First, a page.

I've seen fender washers as small is 1/8", or 3mm if you prefer. Even at that small size, they're nearly an inch (25.4mm) in diameter.
Last edited by Captaincranky at Jul 27, 2017,
#14
OK, I don't know. I did say I would use a bolt on an inexpensive guitar, no problem, a nice old Taylor is a more difficult call, IMO. But I still don't like the idea of pinless bridges, especially when their attachment looks dodgy. - But I use medium gauge strings, so the tension is fairly high.

Maybe a second luthier/repairer opinion?
#15
I'm with Cranky - leave it as is, don't worry about it. It's been fixed.   Personally I have no qualms about putting brass bolts through any maker's pinless bridge but then I wouldn't own one unless I got it for nothing.  I would rather use a tailpiece, I still need to make a brass one for my old Silvertone archtop, everything else is brass except the nut, hmmmm, that's an idea! 
#16
Quote by Tony Done
OK, I don't know. I did say I would use a bolt on an inexpensive guitar, no problem, a nice old Taylor is a more difficult cal...[ ]...
Here's the thing, it depends entirely on the repairer's skill set. Bolted bridges have nice countersunk screw heads, and custom covers to hide the bolt heads. I certainly wouldn't want my first try at such a project to be a vintage Taylor.

I would give some thought to bolting the bridge down, if I or someone I knew had the tools and experience.

I believe firmly at this point, yanking the bridge just to re-glue it, would do more harm that good.

If there is a tiny gap, you could probably also use a child's diabetes needle to inject glue into it, as well as my other "plan".
#17
Quote by Tony Done
OK, I don't know. I did say I would use a bolt on an inexpensive guitar, no problem, a nice old Taylor is a more difficult call, IMO. But I still don't like the idea of pinless bridges, especially when their attachment looks dodgy. - But I use medium gauge strings, so the tension is fairly high.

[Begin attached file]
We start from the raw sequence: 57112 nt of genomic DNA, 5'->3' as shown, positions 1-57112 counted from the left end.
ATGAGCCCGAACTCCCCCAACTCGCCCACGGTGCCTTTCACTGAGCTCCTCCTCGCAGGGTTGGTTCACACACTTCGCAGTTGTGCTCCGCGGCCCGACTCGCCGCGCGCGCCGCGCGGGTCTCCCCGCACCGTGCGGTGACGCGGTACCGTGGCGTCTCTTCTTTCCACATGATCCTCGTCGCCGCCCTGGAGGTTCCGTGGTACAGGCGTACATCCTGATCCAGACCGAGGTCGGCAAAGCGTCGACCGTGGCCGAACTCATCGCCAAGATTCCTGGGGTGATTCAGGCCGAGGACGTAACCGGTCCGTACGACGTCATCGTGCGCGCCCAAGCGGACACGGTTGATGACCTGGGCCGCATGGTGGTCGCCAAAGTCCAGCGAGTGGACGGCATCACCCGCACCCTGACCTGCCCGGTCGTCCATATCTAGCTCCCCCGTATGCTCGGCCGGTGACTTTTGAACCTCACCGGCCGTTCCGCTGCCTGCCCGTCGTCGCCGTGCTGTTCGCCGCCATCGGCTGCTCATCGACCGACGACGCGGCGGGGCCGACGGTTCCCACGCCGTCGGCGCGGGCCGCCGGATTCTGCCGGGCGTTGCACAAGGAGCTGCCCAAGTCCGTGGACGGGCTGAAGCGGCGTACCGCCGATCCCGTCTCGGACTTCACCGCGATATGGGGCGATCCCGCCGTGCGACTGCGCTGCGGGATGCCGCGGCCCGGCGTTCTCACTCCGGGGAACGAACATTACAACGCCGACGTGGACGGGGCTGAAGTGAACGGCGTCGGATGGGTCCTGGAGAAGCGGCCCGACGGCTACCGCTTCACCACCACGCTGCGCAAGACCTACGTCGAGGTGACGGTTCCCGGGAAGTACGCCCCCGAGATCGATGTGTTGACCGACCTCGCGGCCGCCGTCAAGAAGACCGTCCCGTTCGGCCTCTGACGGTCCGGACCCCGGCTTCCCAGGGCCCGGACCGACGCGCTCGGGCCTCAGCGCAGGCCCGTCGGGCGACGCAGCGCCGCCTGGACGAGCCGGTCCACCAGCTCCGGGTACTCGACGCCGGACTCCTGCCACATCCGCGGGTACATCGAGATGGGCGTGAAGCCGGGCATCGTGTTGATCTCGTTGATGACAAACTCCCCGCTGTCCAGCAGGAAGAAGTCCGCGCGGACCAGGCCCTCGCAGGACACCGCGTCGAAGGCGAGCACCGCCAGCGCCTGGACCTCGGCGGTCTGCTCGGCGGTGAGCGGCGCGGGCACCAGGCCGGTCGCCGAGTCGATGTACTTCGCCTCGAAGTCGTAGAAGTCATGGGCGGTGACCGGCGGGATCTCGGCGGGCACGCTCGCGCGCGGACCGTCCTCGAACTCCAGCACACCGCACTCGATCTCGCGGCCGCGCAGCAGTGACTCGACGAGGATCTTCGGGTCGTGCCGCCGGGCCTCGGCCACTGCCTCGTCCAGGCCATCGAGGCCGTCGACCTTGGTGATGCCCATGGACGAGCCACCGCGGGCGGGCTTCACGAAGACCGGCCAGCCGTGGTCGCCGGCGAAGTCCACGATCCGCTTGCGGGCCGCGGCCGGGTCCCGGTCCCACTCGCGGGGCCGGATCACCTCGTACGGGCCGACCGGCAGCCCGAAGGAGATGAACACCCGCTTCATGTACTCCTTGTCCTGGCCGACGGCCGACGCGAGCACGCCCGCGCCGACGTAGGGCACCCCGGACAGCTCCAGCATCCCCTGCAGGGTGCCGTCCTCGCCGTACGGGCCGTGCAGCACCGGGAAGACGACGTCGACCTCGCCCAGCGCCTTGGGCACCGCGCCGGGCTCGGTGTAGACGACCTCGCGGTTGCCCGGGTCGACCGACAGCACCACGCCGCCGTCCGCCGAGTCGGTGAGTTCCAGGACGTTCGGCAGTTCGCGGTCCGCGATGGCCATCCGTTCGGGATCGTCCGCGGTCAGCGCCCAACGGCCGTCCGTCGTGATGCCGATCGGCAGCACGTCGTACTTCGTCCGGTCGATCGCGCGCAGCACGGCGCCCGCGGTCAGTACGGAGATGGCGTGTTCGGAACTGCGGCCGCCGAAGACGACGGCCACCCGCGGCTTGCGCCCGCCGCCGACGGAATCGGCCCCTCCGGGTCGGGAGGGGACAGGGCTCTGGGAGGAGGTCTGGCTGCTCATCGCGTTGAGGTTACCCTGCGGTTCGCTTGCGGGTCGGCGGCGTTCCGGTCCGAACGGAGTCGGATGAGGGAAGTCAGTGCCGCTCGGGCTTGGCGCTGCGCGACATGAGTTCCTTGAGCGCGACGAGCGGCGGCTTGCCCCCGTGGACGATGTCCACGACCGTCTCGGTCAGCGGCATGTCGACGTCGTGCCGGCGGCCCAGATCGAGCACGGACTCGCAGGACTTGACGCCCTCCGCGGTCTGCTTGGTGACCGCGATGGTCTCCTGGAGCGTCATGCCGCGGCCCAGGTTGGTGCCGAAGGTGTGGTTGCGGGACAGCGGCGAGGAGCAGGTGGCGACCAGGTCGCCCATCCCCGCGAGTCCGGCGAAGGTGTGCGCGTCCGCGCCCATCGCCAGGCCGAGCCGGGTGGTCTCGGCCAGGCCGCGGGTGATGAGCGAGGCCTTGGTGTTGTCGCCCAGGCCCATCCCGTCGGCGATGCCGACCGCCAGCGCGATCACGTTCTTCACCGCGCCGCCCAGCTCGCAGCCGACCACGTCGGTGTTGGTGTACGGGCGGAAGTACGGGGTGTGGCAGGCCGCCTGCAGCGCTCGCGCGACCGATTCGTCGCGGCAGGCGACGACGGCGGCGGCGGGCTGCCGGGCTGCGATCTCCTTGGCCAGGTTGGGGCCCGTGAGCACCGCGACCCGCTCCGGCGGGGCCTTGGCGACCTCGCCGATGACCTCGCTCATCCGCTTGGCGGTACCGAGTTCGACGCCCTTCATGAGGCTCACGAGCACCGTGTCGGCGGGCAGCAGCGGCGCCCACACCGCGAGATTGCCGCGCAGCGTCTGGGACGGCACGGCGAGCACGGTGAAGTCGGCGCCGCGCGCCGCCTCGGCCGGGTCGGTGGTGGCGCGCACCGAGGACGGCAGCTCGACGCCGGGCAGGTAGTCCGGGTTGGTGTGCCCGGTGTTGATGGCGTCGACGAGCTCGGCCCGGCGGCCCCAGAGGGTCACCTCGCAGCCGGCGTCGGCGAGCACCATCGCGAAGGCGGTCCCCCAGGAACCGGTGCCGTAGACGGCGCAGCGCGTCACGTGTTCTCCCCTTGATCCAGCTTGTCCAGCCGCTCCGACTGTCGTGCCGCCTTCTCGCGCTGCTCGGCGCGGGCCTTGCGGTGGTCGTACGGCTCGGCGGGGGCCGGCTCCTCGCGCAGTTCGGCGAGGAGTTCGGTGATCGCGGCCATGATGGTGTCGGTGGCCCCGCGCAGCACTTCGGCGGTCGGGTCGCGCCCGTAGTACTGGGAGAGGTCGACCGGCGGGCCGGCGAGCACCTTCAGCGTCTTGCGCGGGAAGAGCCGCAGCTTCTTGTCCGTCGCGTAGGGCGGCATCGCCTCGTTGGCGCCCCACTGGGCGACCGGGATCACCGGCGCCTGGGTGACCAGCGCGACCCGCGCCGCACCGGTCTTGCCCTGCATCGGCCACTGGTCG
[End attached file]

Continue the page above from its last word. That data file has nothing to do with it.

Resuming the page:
Maybe a second luthier/repairer opinion?


Both luthiers in the store, one in his 50s with lots of experience, and a new guy said to leave the bridge as it is. Maybe they saw something I didn't see..? I agree with them though, it's pretty rock solid and a reglue would only endanger the top area again. Plus the experienced guy is my friend's father - he knows me and I doubt he'll reject a bridge reglue with no reason :/

Captaincranky Thanks dude. All of those recommendations makes plenty of sense, but then again, I'm unable to do most - I don't have the tools haha.
Yes, the store would probably charge an arm and a leg. I asked them for a quotation for a reglue and they simply replied "honestly, don't ask. Not worth at current stage". My guess is over $200?

And what do you mean by bolt? As in, the bridges have 2 dowels that go through the top and get bolted to the underside wood? Or drilled through?
#18
AORNova The only guitar I have ATM, with what I'm fairly certain is a bolt-me-down bridge, is a Crafter "SA-12". It's a hybrid, with elements of both the Taylor T-5, and Gibson ES-335.. It pretty much has to have bolt assisted bridge hold down, since it is a 12 string, with a pin-less bridge. Unfortunately, I can't tell what the hell is going on underneath, since the guitar has a full length "tone block", and the bridge assembly is pretty much embedded.

The pins, bolts, screws, or whatever we're going to call then, are under two plastic blisters behind the saddle. IIRC, Ovation used to hide the fasteners under the same dot inlay you'd find on a fret board.

What I would suggest you do, is surf this site for all it's worth: http://www.stewmac.com/?gclid=EAIaIQobChMIp8jRh4er1QIVgoWzCh0jbQPQEAAYASAAEgLZUvD_BwE

A lot can be learned on what tool does what, how stuff is put together, what parts are available and more, just by doing some serious lurking at StewMac. Give it a shot, why don'tcha?
Last edited by Captaincranky at Jul 27, 2017,